My last post, dated 14th February 2012 gave details of a trip I made to Trinity College Oxford with Sarah Kay and Saraid Jones, to research the college days of the 8th Lord Berwick. As we were in Oxford it seemed silly not to make the most of an opportunity to pay a visit to The Ashmolean Museum, located just around the corner from Trinity College. The Ashmolean is the worlds first university museum and its first buildings date from approximately 1678.
The Ashmolean is connected to Attingham by a number of objects that were left to the museum by Teresa Hulton, the 8th Lady Berwick, following her death in November 1972. These include a number of paintings by her father William Hulton and his artist friends and associates such as Walter Sickert and Reginald Barratt.
These items are generally kept in store at The Ashmolean and have seldom been seen by members of the public or even by staff here at Attingham, and we were all very excited when Katherine Wodehouse of the Ashmolean kindly agreed to let us see a number of the paintings and take some digital images of them. Due to the kind permission granted by The Ashmolean, I have been able to include some images of the items we saw below.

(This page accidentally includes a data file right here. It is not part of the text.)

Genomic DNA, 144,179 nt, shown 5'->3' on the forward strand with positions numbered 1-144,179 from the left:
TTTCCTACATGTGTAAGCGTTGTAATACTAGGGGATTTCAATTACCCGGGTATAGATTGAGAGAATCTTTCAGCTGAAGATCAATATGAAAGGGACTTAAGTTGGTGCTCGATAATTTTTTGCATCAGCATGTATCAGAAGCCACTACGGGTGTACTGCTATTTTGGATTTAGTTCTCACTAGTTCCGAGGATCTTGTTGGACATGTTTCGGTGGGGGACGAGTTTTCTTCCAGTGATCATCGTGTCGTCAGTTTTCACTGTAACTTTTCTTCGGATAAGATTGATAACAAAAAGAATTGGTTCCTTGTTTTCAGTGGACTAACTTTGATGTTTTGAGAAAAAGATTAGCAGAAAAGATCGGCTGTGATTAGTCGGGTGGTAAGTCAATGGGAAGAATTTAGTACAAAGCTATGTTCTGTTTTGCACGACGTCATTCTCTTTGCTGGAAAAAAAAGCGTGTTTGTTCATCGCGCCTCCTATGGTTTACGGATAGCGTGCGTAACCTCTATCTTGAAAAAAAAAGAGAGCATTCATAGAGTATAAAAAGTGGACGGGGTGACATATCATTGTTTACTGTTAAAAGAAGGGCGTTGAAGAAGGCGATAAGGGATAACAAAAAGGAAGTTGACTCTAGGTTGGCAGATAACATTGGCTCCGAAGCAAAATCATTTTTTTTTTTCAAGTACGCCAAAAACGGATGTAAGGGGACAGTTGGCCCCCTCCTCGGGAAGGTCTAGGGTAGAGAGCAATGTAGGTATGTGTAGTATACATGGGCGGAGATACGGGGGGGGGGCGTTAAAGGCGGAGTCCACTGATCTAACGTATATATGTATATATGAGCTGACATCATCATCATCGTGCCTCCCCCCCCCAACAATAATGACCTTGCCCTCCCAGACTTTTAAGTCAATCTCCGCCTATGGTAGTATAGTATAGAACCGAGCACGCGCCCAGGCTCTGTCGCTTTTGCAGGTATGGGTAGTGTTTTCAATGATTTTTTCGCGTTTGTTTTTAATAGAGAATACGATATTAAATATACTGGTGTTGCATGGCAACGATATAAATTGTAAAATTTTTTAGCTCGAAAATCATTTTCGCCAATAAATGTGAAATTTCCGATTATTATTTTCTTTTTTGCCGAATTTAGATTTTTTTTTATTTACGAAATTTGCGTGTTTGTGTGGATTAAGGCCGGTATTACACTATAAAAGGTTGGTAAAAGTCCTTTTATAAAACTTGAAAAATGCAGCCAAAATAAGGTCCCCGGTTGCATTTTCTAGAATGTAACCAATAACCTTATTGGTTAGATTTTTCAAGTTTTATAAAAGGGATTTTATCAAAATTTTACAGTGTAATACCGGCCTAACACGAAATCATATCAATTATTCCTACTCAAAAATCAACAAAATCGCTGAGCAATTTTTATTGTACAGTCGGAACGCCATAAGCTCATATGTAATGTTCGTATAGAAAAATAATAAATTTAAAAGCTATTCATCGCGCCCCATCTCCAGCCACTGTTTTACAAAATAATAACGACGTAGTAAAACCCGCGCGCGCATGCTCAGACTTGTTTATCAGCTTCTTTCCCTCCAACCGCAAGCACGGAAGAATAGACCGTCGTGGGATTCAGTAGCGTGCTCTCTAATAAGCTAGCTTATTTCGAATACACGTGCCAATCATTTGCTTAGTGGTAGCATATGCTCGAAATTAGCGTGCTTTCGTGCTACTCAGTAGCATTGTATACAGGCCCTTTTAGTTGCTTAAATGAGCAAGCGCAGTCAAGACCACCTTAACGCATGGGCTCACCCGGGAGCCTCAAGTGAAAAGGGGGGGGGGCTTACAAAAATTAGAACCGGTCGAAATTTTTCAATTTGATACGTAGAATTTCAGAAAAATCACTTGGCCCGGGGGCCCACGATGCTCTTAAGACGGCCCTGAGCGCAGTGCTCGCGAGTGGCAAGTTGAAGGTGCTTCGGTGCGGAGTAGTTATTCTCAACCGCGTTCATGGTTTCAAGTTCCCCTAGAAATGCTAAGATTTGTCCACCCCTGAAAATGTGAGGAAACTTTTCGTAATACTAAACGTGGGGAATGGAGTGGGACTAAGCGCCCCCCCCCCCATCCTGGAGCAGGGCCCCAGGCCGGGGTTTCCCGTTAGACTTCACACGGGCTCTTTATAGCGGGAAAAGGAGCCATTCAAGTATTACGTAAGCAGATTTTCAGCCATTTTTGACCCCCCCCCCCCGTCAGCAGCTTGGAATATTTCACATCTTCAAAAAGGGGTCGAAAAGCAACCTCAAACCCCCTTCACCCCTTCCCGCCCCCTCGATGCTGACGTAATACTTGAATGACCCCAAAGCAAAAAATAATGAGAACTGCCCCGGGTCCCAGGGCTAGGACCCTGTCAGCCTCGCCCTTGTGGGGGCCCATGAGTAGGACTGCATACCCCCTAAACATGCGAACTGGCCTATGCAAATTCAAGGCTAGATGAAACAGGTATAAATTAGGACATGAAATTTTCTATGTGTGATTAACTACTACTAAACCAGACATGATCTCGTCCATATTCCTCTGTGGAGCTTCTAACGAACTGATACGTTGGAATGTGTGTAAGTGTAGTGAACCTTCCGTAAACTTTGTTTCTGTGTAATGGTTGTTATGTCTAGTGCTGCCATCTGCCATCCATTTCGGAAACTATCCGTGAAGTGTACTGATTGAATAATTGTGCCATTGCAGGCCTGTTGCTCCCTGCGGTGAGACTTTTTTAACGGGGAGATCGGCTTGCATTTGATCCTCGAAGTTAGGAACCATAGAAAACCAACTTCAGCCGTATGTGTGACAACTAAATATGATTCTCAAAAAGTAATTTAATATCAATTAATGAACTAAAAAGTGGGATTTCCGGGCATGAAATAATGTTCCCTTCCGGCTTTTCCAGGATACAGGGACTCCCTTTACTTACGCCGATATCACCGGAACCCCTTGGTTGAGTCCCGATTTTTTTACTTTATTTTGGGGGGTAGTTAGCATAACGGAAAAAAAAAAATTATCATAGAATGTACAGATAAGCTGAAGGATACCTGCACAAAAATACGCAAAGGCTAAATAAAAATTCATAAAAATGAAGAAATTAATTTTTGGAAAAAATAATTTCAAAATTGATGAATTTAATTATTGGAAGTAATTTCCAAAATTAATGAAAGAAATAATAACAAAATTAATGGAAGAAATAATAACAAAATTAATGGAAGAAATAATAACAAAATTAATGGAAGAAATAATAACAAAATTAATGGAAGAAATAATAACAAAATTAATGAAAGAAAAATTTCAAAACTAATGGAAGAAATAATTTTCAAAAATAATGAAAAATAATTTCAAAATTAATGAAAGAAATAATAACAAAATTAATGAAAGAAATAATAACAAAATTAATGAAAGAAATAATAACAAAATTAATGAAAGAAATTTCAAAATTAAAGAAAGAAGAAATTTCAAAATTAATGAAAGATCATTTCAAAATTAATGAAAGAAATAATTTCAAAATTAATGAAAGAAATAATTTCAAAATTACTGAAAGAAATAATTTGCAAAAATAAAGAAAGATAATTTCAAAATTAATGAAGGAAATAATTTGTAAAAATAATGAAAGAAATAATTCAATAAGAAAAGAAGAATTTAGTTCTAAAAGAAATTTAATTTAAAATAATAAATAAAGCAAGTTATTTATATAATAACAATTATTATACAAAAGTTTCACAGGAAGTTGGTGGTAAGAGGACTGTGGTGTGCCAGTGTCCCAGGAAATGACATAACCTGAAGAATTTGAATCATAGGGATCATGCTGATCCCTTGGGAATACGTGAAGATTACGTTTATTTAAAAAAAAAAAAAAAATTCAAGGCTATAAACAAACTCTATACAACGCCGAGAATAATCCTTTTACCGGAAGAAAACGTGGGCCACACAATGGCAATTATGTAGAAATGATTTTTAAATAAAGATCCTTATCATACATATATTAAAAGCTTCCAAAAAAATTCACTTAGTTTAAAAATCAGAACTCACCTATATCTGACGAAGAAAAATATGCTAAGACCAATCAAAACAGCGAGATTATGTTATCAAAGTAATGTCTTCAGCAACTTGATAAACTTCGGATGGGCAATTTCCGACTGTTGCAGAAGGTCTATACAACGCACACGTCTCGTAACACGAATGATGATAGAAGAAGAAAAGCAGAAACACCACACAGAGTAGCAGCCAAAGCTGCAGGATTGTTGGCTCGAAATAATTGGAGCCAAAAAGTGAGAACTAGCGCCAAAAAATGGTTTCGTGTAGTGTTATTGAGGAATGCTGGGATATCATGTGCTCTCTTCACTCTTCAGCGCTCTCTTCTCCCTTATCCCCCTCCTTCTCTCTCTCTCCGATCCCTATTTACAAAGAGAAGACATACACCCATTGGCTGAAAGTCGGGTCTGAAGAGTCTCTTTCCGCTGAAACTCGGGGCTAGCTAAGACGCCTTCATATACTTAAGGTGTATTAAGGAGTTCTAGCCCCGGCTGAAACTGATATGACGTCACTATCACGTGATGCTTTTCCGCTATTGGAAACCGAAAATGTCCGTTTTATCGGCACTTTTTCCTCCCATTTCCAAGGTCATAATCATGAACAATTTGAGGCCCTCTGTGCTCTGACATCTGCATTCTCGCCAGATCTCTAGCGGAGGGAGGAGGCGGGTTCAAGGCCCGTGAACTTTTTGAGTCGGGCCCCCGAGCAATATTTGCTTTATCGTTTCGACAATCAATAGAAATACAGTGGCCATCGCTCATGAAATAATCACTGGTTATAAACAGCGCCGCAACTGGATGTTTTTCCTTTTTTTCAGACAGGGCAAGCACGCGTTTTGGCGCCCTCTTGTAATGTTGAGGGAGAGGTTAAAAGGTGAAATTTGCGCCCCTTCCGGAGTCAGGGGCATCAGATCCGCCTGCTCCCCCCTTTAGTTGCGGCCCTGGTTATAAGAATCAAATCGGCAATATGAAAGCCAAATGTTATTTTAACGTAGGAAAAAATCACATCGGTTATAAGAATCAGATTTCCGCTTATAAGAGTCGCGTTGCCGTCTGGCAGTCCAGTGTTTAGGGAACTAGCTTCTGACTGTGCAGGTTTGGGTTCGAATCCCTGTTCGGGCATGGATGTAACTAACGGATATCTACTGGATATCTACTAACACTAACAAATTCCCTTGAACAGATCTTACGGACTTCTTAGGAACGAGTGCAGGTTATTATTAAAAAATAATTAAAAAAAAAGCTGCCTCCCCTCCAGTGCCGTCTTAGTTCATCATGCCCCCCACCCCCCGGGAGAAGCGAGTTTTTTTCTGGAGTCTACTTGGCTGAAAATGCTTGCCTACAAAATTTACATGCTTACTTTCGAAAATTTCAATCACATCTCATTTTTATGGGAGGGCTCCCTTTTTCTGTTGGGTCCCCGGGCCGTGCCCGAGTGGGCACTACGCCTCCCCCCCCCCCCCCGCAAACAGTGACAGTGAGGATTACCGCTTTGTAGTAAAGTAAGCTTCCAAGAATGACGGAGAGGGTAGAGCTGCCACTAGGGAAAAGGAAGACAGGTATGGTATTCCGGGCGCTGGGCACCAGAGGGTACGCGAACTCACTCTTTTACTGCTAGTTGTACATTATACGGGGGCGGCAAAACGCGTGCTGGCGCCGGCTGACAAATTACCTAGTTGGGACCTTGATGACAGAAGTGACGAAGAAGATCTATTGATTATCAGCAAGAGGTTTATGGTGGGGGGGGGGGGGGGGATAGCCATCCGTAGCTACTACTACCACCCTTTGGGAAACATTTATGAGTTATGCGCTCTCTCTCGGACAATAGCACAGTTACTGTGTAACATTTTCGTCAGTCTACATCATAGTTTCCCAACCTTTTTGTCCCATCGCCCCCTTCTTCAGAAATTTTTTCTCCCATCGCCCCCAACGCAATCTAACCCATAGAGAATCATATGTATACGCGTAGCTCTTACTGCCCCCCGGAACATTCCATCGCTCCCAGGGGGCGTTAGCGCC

The first image is a painting by the English watercolour artist Reginald Barratt of Teresa’s artist father William Hulton (Ashmolean Reference WA1973.8). The painting shows William at work in his studio in Venice, smoking a cigar while he paints.
We know that William Hulton was partial to a cigar from another photograph from the Attingham archive, taken in the Austrian holiday resort of Seefeld in 1903 and shown below. Unfortunately to date, we have not been able to find a photo of him smoking while working!!
Another image from The Ashmolean is shown below. Due to the location of the painting on racks in a storage room and the level of lighting within the store, the image is not of the greatest quality, but the painting is of Teresa Hulton playing the piano in the Hulton family home at the Palazzo Dona in Venice, painted by her father William Hulton (Ashmolean Reference WA1970.128.1)
The painting is a companion piece to the picture of Teresa’s sister Gioconda sitting and reading in the Venice home and painted by her father in 1913. This picture hangs in the East Ante Room at Attingham.
For more information on this item click here.
The final image below showing the rear of another painting demonstrates evidence of Teresa’s habit of recording information about the history of an object, so as to provide great assistance to those (like me) who are subsequently involved in looking after or researching such objects.
Attingham’s connection to Oxford doesn’t finish with The Ashmolean however as there are also various pieces of Teresa’s correspondence in the city’s Bodleian Library. Unfortunately there wasn’t time to visit that particular establishment during our trip to so that will have to wait for another day.